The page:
Fortunately, there is no shortage of social science materials from the Republican period, including materials that have not yet been studied. For instance, although historians have written quite extensively about the leading Republican-era social scientists, typically based on their published books and articles, the even larger collection of BA and MA theses written by social science students from that period has not yet been adequately examined. Some good places to start were the archives and Special Collections at major universities, such as Tsinghua University, Peking University, and Nankai University. Still, the simple act of reading these social science textbooks, treatises, and articles was far from sufficient. For me, the most important and yet challenging part of the project was to examine the actual process whereby certain types of information were generated and elevated to the status of “admissible evidence” about society and the nation.
In order to get at the practices of social survey research, I relied on the field diaries and autobiographies of social investigators and fieldworkers. Fortunately, some of these materials have been preserved by institutional archives and libraries in China and Taiwan. Two of the most important collections are the archives of the Institute of History and Philology at the Academia Sinica, and Second Historical Archives of China in Nanjing. These sources provide useful insight on how researchers and fieldworkers presented their activities as scientific and objective, and why certain types of empirical facts came to be considered credible. However, anthropologists have long warned us about the performative aspect of their fieldwork and field diaries. Not surprisingly, in order to get at the practice of social survey research more deeply, one must go beyond the face value of statements made by the researchers and fieldworkers. Oftentimes, there is no significant difference between what was being ridiculed as “traditional scholarship” and what these researchers and fieldworkers called “science.” Rather, that distinction had to be constantly articulated and performed by means of hiring practices to data collection in the field. For example, field researchers had to constantly remind themselves and their supervisors that they were practicing science rather than traditional scholarship. At a certain level, they were performing rather than doing science, a symptom that was akin to the iconoclastic New Culture and May Fourth Movements in general.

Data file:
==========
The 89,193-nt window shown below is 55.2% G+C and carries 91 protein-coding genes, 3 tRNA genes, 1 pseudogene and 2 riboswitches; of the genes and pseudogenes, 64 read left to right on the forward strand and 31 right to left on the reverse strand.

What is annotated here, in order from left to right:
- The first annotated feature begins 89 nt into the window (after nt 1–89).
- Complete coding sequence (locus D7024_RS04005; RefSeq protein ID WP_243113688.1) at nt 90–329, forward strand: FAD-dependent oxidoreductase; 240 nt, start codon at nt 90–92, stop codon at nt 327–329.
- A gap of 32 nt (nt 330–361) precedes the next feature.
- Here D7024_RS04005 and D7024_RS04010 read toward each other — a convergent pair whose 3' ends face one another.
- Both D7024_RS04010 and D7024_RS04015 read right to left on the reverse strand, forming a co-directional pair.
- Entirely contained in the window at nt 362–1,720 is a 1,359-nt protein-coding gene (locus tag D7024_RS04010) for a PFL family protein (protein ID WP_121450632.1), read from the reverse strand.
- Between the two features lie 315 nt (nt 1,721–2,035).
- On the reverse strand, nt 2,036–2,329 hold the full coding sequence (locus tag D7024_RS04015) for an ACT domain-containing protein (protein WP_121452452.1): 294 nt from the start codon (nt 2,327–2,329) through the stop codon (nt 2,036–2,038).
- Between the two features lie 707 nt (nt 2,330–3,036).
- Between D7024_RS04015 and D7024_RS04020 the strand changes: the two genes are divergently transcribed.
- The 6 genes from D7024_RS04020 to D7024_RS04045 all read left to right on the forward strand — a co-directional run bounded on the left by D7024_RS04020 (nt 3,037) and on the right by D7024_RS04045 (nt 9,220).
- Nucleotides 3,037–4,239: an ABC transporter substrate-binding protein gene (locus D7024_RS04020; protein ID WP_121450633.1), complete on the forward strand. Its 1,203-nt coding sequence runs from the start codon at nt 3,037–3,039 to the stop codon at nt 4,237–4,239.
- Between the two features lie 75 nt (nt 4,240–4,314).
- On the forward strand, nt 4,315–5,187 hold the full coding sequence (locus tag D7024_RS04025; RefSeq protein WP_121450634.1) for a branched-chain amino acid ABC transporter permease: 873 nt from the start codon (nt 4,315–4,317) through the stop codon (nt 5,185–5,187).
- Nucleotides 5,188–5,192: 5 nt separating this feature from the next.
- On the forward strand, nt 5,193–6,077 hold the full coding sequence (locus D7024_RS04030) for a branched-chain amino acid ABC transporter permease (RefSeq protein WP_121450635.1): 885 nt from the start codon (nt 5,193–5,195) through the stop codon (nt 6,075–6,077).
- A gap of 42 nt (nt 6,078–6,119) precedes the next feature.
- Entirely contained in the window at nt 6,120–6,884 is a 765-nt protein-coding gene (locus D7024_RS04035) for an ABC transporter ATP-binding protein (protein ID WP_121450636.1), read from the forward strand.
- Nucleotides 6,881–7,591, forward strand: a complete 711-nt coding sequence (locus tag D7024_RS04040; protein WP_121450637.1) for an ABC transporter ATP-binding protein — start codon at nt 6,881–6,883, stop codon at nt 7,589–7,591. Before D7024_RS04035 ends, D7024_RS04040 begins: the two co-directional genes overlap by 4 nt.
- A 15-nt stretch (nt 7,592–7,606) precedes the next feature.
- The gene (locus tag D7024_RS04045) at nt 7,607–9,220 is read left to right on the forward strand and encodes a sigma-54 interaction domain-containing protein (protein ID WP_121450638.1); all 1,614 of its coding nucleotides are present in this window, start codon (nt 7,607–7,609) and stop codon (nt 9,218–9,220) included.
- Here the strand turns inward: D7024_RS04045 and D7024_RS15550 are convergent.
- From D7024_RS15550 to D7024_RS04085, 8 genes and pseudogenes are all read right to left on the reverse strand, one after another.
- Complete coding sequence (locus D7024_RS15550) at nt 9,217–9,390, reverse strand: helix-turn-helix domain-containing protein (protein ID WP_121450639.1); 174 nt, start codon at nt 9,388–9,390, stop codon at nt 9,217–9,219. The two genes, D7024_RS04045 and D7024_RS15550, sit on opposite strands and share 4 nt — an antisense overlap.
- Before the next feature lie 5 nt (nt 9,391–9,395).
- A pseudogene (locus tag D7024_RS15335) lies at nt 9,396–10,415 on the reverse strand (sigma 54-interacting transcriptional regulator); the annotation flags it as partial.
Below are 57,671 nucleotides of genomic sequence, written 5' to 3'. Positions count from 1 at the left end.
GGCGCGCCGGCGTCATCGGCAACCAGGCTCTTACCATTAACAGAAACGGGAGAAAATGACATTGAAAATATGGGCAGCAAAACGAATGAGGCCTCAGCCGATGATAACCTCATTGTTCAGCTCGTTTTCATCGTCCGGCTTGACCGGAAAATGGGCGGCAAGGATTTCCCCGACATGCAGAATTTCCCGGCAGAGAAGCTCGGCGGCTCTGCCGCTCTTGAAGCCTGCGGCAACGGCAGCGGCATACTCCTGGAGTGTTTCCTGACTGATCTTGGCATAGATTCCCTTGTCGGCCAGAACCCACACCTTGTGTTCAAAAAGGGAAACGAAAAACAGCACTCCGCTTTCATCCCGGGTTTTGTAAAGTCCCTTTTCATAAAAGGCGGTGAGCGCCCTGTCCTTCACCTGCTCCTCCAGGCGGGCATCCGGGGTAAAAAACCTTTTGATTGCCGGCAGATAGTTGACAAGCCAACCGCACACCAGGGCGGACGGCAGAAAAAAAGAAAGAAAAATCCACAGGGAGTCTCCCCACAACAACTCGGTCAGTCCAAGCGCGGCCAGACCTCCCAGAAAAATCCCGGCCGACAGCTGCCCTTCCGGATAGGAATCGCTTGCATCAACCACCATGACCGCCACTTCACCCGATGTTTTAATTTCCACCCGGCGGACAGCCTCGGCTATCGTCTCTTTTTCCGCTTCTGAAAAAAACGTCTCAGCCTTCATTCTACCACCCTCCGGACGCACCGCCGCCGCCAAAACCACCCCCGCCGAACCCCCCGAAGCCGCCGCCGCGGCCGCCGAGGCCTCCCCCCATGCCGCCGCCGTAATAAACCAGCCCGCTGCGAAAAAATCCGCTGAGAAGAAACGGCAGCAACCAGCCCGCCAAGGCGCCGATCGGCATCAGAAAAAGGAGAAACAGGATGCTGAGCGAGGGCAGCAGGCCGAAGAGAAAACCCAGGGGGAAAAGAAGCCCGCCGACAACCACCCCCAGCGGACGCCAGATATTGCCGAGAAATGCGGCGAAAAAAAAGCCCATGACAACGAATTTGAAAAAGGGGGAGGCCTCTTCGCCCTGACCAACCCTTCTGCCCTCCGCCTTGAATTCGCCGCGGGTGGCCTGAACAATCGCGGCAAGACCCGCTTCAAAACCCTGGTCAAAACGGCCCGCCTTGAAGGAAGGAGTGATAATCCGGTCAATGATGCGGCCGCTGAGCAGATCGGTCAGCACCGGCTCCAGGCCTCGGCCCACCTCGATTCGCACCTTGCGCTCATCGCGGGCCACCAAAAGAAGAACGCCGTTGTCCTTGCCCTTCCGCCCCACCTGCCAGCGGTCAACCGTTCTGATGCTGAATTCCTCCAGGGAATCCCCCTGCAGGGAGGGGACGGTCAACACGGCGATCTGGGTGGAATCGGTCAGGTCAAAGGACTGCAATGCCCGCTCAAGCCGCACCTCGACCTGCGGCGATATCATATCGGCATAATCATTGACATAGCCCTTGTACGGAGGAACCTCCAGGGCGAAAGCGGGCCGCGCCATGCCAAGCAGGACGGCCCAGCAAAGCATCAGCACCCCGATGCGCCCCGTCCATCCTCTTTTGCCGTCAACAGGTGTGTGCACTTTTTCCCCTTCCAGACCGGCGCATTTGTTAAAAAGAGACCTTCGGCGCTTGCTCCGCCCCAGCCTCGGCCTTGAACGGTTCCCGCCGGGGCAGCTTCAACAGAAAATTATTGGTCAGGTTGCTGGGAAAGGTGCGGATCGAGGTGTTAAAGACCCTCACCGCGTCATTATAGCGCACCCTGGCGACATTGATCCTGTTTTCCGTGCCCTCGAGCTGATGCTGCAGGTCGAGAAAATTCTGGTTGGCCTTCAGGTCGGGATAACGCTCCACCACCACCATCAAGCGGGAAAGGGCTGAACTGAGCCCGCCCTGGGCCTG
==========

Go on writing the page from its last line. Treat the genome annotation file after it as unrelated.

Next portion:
As far as the history of the fact is concerned, I discovered that one of the most significant ruptures took place in the final years of the Qing, at a time when older meanings of truth and facticity, as expressed in the formula “seeking truth from facts,” were radically transformed to serve new political and administrative purposes. An excellent illustration is the empire-wide census, carried out by the Qing government between 1908 and 1911, that insisted on direct enumeration, exactitude, and comprehensiveness. Unfortunately, a lot of the material from the Minzhengbu (Ministry of Civil Affairs) that was responsible for the census has been inaccessible for many years without any clear explanation. To get around this evidentiary block, I dug into the records of other Qing government agencies that had routine correspondences with the Minzhengbu. For instance, just by using the archive of the Lifanbu (formerly known as Lifanyuan or the Ministry of Frontier Affairs) alone, I was able investigate how the census was carried out in the frontier regions.
After years of studying the history of the modern fact in China, I am all the more convince that much more work needs to be done in this area. So far, I have focused primarily on the history of the Chinese social survey movement, and I have barely touched upon the emergence of this culture of fact within literature, art, journalism, and other cultural sites. At the end of the day, reading against the grain of historical sources is what we should do as historians. A history of the fact and facticity is only one step in this direction. After all, to turn documents, archives, and facts themselves into objects of historical interrogation is not to deny or demote the importance of empirical evidence and archival research. Far from it, such a project requires one to undertake empirical research in an even more painstaking manner.